The Last Guard by K.J. Taylor - Guest Post

Wednesday, 13 December 2017

The Last Guard by K.J. Taylor
Series: The Southern Star #1
Released: 8th December 2018
Published by: Black Phoenix Publishing Collective
Genre: YA Fantasy
Southerner Sergeant Kearney "Red" Redguard is the last of a disgraced family, and a loyal guardsman.

And with a murderer stalking the streets, the city guard is his city's best defense.

But in the North, King Caedmon Taranisäii is gathering his army, and the cruel Night God prepares for the downfall of the South.

A new dark griffin roams the land, warning of the war to come. Betrayed and sent on the run, Red must fight to save his homeland. But it may already be too late...
I read K.J. Taylor's first release The Price of Magic last year which was an uplifting fantasy read. Any YA fantasy fan should definitely keep an eye out for this next book in a new series!

K.J. Taylor on Writing the Last Guard

Though its predecessor came out in 2014, I actually wrote The Last Guard in or about the year 2009 (I’ve often joked that if I could publish as fast as I write, I’d have overtaken Stephen King by now! Alas, publishing is a slow business). Still I remember writing it quite clearly. I did most of my work while sitting in a certain café with my laptop, which was an arrangement I liked because it was comfortable, there was no distracting WiFi, and I didn’t have to bring a packed lunch.

I enjoyed writing the book, which – well, I admit that’s not unusual; I’ve enjoyed writing every book I’ve ever done. Some authors grumble about how hard and stressful writing is, but I’ve always found it easy and fun. But I enjoyed TLG’s story and protagonist in particular among the other books I’ve written over the years. I enjoyed the story because it’s more or less nonstop action, with relatively few slow spots, which made it easier to write than, say, The Shadowed Throne, which had a lot of talky scenes and political stuff. Don’t get me wrong; I actually prefer writing dialogue scenes over action scenes, but it was still a refreshing change of pace.

Red as the protagonist was also a nice change of pace. Having written one trilogy starring a murderous bastard (I still love you, Arenadd) and a second one starring a woman who starts out bad-tempered and rude and eventually becomes a heartless tyrant, it was a change to be writing about someone who was a genuinely decent person for once.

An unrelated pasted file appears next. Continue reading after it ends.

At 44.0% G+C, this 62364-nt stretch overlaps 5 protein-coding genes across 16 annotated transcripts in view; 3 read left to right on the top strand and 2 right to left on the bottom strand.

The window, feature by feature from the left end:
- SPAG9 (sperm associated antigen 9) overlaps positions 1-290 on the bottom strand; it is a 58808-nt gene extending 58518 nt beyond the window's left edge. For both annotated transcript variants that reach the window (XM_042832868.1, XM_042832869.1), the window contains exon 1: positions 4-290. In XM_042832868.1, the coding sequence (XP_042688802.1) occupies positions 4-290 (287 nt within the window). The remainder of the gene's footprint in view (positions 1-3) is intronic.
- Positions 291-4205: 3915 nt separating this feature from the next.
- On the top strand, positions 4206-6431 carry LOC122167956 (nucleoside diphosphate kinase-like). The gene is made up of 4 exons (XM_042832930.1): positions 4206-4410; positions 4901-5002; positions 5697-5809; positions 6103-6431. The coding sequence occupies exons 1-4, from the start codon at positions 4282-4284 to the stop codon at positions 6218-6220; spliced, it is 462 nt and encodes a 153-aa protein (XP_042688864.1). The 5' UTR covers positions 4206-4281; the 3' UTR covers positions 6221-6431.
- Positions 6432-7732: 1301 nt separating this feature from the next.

Red isn’t perfect, of course. He’s uneducated and rather slow on the uptake at times, he’s unimaginative, he can be very scary when he loses his temper, he’s violent, and in some ways he’s a bit of a thug – at bottom he doesn’t really know how to solve his problems without using aggression and brute force. He’s what you’d call a “man’s man”, embarrassed by the idea of showing too much emotion, and equally embarrassed by the fact that he knows how to read (as a boy he was actually rather proud of his literacy, but a good dose of merciless teasing from his peers quickly put paid to that). Even so he’s an honest man (he claims that never in his life has he ever told a lie), and fiercely loyal to his friends, his Eyrie, and the law he serves. Unlike Arenadd he is disgusted by the idea of hurting those weaker than himself, and under normal circumstances would never raise a hand to a woman, a child, or someone trying to surrender.

Unlike Arenadd or Laela, Red isn’t out to find his place in the world: he already knows who he is and what he wants out of life. Unlike Arenadd he has no great ambitions; he just wants to be the best guardsman he can be, and restore the honour of the Redguard family name since his uncle Bran “the Betrayer” besmirched it. Other than that he hopes to find a wife and become a father, so the family line won’t die out. If circumstances hadn’t intervened he would most likely have lived a pretty quiet, uneventful life – and he’d have been perfectly happy that way. But when disaster strikes, he’s ready to step up and do whatever he can to protect his home.

The other aspect I enjoyed about writing the book was the divide between the two sides in the war. On the one hand you can sympathise with Red, since the Northerner invasion destroys his home and robs him of everything he holds dear when he’s done nothing wrong. But on the other, you can understand why King Caedmon led the assault on the South in the first place, and especially so if you’ve read the previous books and are aware that Caedmon too lost everything thanks to the treachery of Southerners, and has chosen to make war on their country purely to protect his people and his homeland from an enemy who conquered and enslaved them once before and might well choose to do so again. This is not a story of an evil overlord who wants to take over the world and the plucky hero who must nobly resist him. It is rather the story of two peoples who are blinded by ignorance and hate, which dooms them to repeat the mistakes of the past rather than learning from them. In the end, neither side is in the right. Rather, they both do what they think is right. Just as we all do. The question this trilogy asks is “can the cycle be broken?” and if so, what will it take to break it?


Black Phoenix Publishing are running a giveaway to win a free copy of this book! To enter, just visit their facebook page and like or comment on any of their posts before 15th December.

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